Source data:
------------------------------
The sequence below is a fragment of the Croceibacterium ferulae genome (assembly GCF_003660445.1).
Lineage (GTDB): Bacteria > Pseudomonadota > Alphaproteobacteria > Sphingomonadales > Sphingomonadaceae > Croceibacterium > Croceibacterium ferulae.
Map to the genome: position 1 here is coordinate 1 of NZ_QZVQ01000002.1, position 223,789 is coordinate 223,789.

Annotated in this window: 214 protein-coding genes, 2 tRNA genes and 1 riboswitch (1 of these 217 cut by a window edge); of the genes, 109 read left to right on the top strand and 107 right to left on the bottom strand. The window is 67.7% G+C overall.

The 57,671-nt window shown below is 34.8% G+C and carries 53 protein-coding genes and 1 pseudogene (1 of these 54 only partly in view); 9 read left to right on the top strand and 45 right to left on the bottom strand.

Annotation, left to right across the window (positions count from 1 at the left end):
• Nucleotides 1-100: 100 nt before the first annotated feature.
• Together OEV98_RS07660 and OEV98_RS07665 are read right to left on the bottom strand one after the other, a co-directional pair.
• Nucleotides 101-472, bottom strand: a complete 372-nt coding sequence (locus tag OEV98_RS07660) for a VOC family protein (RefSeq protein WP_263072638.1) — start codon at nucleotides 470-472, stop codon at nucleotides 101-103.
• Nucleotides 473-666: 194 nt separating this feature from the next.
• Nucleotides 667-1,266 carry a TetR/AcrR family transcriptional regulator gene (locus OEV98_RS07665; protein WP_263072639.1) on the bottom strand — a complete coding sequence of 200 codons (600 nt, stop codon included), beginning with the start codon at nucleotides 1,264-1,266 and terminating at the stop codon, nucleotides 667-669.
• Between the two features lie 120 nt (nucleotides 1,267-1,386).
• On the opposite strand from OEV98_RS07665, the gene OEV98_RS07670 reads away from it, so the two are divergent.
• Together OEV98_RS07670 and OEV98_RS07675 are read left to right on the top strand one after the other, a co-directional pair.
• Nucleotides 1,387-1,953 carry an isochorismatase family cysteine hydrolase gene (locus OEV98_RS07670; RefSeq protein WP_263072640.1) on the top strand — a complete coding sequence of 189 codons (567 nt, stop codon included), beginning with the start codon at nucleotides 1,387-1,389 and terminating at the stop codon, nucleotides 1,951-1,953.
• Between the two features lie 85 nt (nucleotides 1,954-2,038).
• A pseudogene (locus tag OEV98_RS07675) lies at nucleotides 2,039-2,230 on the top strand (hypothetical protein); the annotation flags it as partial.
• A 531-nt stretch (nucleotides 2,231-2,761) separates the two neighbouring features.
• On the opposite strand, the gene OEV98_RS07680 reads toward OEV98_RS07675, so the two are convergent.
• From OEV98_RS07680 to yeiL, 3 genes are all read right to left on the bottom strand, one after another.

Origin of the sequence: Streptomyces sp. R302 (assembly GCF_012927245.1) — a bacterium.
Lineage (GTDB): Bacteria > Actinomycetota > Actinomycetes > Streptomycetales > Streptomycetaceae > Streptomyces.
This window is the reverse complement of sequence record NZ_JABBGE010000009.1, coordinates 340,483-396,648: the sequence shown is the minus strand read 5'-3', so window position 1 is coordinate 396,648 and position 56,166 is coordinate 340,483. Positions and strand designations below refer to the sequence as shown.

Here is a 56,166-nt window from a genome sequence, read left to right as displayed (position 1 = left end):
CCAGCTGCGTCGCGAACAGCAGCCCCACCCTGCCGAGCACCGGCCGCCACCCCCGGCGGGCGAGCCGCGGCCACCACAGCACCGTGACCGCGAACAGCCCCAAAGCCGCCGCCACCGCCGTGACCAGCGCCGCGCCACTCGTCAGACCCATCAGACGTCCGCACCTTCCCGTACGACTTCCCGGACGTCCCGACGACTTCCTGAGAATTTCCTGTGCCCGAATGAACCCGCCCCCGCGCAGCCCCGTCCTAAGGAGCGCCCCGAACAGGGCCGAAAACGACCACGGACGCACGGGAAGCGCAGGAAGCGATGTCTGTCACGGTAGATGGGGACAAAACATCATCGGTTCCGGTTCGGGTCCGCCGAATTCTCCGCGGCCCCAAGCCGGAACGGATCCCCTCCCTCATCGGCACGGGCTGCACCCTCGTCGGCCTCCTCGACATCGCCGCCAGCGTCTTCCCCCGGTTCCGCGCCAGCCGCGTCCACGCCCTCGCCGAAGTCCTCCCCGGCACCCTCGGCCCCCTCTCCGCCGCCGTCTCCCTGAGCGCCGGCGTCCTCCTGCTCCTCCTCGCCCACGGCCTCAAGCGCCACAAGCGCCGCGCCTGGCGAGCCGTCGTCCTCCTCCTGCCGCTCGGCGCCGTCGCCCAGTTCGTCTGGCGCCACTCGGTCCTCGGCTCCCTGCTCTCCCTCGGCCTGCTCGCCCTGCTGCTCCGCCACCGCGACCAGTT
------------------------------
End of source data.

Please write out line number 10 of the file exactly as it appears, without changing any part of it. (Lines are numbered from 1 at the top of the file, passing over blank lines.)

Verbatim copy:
• Nucleotides 473-666: 194 nt separating this feature from the next.